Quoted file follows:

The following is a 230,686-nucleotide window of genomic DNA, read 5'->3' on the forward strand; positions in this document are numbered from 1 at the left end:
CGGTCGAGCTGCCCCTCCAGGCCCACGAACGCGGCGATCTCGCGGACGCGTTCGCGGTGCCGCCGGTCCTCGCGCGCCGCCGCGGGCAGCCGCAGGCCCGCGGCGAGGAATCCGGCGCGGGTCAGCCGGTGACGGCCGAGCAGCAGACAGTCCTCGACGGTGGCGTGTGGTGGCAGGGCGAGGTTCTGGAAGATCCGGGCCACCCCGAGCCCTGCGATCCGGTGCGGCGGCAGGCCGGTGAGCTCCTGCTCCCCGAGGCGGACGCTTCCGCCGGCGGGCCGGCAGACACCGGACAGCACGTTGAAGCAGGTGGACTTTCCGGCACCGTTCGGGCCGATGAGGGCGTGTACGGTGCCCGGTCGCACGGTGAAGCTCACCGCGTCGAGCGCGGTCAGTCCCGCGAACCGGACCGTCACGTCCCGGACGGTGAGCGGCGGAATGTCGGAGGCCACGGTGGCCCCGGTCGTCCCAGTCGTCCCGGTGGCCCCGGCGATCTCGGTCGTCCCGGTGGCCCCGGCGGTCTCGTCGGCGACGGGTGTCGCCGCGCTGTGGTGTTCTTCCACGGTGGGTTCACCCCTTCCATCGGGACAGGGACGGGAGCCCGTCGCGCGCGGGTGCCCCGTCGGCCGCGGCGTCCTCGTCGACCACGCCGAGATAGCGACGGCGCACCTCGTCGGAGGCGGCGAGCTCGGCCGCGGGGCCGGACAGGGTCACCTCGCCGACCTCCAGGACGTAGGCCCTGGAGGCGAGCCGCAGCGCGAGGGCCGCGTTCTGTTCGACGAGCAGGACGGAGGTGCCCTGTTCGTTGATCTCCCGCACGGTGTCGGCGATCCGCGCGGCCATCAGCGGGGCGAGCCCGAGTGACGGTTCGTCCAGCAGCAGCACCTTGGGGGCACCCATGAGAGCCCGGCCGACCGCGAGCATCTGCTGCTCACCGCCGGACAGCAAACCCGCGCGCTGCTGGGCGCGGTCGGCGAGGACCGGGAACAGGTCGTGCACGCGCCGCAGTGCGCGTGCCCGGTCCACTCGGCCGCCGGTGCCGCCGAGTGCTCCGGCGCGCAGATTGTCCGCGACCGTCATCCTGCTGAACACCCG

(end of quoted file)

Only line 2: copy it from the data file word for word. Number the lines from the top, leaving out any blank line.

CGGTCGAGCTGCCCCTCCAGGCCCACGAACGCGGCGATCTCGCGGACGCGTTCGCGGTGCCGCCGGTCCTCGCGCGCCGCCGCGGGCAGCCGCAGGCCCGCGGCGAGGAATCCGGCGCGGGTCAGCCGGTGACGGCCGAGCAGCAGACAGTCCTCGACGGTGGCGTGTGGTGGCAGGGCGAGGTTCTGGAAGATCCGGGCCACCCCGAGCCCTGCGATCCGGTGCGGCGGCAGGCCGGTGAGCTCCTGCTCCCCGAGGCGGACGCTTCCGCCGGCGGGCCGGCAGACACCGGACAGCACGTTGAAGCAGGTGGACTTTCCGGCACCGTTCGGGCCGATGAGGGCGTGTACGGTGCCCGGTCGCACGGTGAAGCTCACCGCGTCGAGCGCGGTCAGTCCCGCGAACCGGACCGTCACGTCCCGGACGGTGAGCGGCGGAATGTCGGAGGCCACGGTGGCCCCGGTCGTCCCAGTCGTCCCGGTGGCCCCGGCGATCTCGGTCGTCCCGGTGGCCCCGGCGGTCTCGTCGGCGACGGGTGTCGCCGCGCTGTGGTGTTCTTCCACGGTGGGTTCACCCCTTCCATCGGGACAGGGACGGGAGCCCGTCGCGCGCGGGTGCCCCGTCGGCCGCGGCGTCCTCGTCGACCACGCCGAGATAGCGACGGCGCACCTCGTCGGAGGCGGCGAGCTCGGCCGCGGGGCCGGACAGGGTCACCTCGCCGACCTCCAGGACGTAGGCCCTGGAGGCGAGCCGCAGCGCGAGGGCCGCGTTCTGTTCGACGAGCAGGACGGAGGTGCCCTGTTCGTTGATCTCCCGCACGGTGTCGGCGATCCGCGCGGCCATCAGCGGGGCGAGCCCGAGTGACGGTTCGTCCAGCAGCAGCACCTTGGGGGCACCCATGAGAGCCCGGCCGACCGCGAGCATCTGCTGCTCACCGCCGGACAGCAAACCCGCGCGCTGCTGGGCGCGGTCGGCGAGGACCGGGAACAGGTCGTGCACGCGCCGCAGTGCGCGTGCCCGGTCCACTCGGCCGCCGGTGCCGCCGAGTGCTCCGGCGCGCAGATTGTCCGCGACCGTCATCCTGCTGAACACCCG